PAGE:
Entries and Exits

by mssinglemama on June 2, 2011

The appointment was at 3:30 but she didn’t show up until 3:45.

I had changed into sweat pants and flip flops, to make sure I was comfortable and prepared for whatever she was going to do to me. I expected her to be frumpy and tried to imagine what it would be like to travel from house to house day after day making a bet on the odds of how long people had to live.

When her 1992 Chevy Cavalier pulled up in front of the house I waved from my garden.

Look at me, I thought, I look happy and healthy, completely normal.

She was in a rush.

“I’m so sorry, I had the address wrong in the system.”

“No problem, just come on in,” I shouted across the lawn.

She wasn’t frumpy at all. She was thin and graceful. I immediately change my image and decide she is escaping the hospital for a day job on the road. This must be much more liberating for her. She’s free every day – outside. She seems happy has she whizzes by me, pulling a black suit case on wheels behind her. And quickly it’s clear that she spends more money on her appearance than her car, which I think is totally awesome.

Benjamin can see her from the neighbor’s yard across the street where he is playing with a pack of boys.

“Is that the nurse, Mommy?”

“Yes, Honey, it’s okay.”

“Alright, just let me know if you need me to hold your hand.”

“He’s cute,” she says.

Seconds after we’re inside she has the suitcase on it’s back and open. Inside there were all kinds of medical things. Including a scale.

“We’ll start with this. Just take your shoes off for me.”

I stepped onto the scale and was shocked by the weight. The arrow was hovering over 120 pounds.

“That can’t be right,” I say.

I don’t have a scale at home and I hadn’t measured myself in weeks but I haven’t weighed that little since junior high, I tell her.

“It must have been the man before you. He was a big guy and I think he may have broken the scale,” she raises her eyebrows. “Well, what do you think you are?”

I tell her 135 is safe and we move on.

She finds my vein, takes some blood and then after a few questions has me head into the bathroom for a urine sample.

We exchange a few compliments. I like her shag cut and she likes the “energy” in the house. It does have a nice energy and I do like her shag. And with that, she walks away with pieces of me in some little tubes and that’s it.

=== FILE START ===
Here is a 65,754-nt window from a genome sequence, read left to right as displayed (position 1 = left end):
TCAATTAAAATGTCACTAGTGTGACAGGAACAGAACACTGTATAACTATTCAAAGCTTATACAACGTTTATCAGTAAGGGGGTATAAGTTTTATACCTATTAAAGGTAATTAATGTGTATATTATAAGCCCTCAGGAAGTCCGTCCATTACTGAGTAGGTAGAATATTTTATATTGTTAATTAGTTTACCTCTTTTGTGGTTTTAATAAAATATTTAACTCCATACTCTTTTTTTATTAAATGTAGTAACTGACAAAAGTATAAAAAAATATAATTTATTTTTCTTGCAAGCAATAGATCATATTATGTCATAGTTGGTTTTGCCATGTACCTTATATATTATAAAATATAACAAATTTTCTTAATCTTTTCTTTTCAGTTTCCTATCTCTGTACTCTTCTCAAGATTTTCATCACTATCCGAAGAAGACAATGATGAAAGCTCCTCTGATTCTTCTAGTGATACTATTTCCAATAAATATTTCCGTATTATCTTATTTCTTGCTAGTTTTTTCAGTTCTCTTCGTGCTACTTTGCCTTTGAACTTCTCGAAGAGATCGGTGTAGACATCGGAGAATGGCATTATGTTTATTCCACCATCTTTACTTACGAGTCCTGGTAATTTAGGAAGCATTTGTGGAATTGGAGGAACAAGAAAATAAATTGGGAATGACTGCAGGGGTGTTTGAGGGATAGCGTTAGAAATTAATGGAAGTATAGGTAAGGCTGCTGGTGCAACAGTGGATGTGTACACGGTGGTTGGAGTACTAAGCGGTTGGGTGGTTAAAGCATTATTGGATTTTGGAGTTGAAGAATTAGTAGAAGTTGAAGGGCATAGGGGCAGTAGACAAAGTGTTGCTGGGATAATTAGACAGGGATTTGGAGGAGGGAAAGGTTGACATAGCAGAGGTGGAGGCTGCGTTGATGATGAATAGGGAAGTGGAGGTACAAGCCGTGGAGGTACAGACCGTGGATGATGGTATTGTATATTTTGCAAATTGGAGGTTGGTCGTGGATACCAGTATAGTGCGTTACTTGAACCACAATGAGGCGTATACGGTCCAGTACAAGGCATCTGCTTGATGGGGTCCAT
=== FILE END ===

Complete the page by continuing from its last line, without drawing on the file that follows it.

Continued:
A few weeks later a confirmation letter arrived from the insurance company.

I had passed and based on their calculated odds I qualified for a 30 year life insurance policy. After that, all bets are off. I tuck the paperwork into a drawer, not wanting it to stare at me all night. The death stare. The what happens after stare.

It’s something I have been meaning to do since becoming a mother, all of this. And now, the hardest part is next – my will and trust. Who do I leave Benjamin to?  There have been conversations between John and I about what would happen if I did suddenly cease to exist. He says he would want to raise Benjamin. I respond, every single time, with a “really? are you sure?”

Hands down, he says.

I go on asking him if he really thinks he would be ready and then I conclude that he would be an amazing single father. But, really? Can you put your “boyfriend” into your will?

What are your after plans? Who would take care of your kids? Personally, I can’t stand the thought of Benjamin being raised by his father – for reasons I can’t go into here at all, but I know I’m not the only one. As for my family, I’m just not sure…

Sorry to be so morbid.

On a lighter note, John Bear and I had an awesome time in Key West. Here are some pictures…

There are so many more, but I must sleep. I need to make a Flickr account again. Long story, but efficiency is key or I will be dead before I’m 62 from exhaustion.


{ 25 comments… read them below or add one }

April June 2, 2011 at 7:18 am

Good for you-this is a hard step but necessary. I lost my husband to cancer 6 years ago and am glad we had our wills, living wills, and life ins in order. Many times I wanted to cancel the life ins and save the money (he had previously had cancer-so our premium was high). I don;t know where we’d be right now if we had canceled it. So good for you and thanks for being a good example!


mssinglemama June 2, 2011 at 7:37 am

Thanks for sharing your perspective on this and I’m so sorry for you loss. But yes, without that life insurance money – what can you do? You can barely think or operate yourself after something like that. My father cut his life insurance premium in half right before he found out he had terminal cancer, he was kicking himself in his last 5 months of life. I am so paranoid about it, I think I should keep taking policies out just to make sure I have coverage well into my seventies. Can you do that?


Hydrangea June 2, 2011 at 9:10 am